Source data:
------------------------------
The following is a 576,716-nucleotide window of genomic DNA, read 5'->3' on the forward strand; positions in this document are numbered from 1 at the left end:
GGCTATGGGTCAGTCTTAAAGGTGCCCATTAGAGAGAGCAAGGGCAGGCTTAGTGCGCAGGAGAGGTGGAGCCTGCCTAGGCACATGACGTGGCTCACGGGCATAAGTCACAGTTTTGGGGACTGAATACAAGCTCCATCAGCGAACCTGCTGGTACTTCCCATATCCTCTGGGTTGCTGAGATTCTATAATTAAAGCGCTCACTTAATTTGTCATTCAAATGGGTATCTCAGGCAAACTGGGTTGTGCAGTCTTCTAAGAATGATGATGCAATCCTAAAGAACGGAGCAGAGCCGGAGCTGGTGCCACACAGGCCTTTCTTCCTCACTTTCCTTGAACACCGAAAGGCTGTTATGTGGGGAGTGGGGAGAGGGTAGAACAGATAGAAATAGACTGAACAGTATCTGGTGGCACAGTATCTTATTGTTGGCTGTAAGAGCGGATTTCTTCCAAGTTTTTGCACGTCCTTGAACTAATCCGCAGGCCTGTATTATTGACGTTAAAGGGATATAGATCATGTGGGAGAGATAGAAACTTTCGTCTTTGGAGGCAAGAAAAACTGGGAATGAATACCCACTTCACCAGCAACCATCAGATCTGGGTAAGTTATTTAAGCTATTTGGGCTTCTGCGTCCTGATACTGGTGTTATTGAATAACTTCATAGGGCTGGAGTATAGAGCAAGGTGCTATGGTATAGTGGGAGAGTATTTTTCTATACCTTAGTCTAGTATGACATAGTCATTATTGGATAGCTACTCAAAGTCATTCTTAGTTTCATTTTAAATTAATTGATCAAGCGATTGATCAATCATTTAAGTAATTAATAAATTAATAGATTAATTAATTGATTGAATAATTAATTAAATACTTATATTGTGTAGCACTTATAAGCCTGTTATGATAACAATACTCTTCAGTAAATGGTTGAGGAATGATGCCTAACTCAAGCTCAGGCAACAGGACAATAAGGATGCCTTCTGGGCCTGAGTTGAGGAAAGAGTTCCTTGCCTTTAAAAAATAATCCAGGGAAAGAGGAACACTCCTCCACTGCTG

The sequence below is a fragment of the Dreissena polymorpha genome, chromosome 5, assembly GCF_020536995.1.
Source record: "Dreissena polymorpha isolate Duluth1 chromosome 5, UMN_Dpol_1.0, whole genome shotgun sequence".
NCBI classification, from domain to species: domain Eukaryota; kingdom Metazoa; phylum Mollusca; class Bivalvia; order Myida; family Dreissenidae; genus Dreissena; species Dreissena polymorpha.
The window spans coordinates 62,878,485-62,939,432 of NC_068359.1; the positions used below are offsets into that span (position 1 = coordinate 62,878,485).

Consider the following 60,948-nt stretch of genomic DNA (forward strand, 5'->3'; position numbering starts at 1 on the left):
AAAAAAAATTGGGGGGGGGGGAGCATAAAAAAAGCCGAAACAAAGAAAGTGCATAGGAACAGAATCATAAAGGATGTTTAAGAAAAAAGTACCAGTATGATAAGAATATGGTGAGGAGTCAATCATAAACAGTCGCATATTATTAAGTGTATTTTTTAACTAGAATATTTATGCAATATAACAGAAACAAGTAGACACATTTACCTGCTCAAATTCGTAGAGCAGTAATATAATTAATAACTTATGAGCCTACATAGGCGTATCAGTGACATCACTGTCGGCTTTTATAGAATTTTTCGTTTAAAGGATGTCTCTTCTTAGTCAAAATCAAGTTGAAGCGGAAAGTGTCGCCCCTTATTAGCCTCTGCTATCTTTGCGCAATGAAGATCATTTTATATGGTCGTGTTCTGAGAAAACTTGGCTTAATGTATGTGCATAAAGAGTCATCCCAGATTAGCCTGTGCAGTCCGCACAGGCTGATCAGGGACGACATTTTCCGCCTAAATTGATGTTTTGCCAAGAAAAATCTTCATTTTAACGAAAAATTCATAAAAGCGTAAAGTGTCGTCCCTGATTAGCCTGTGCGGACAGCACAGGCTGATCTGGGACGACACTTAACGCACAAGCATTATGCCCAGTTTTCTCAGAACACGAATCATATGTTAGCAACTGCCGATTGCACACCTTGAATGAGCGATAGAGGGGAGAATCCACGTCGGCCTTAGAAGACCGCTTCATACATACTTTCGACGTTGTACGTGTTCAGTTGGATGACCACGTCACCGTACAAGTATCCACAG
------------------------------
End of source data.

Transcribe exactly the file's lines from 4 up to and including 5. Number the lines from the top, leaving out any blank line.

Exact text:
Source record: "Dreissena polymorpha isolate Duluth1 chromosome 5, UMN_Dpol_1.0, whole genome shotgun sequence".
NCBI classification, from domain to species: domain Eukaryota; kingdom Metazoa; phylum Mollusca; class Bivalvia; order Myida; family Dreissenidae; genus Dreissena; species Dreissena polymorpha.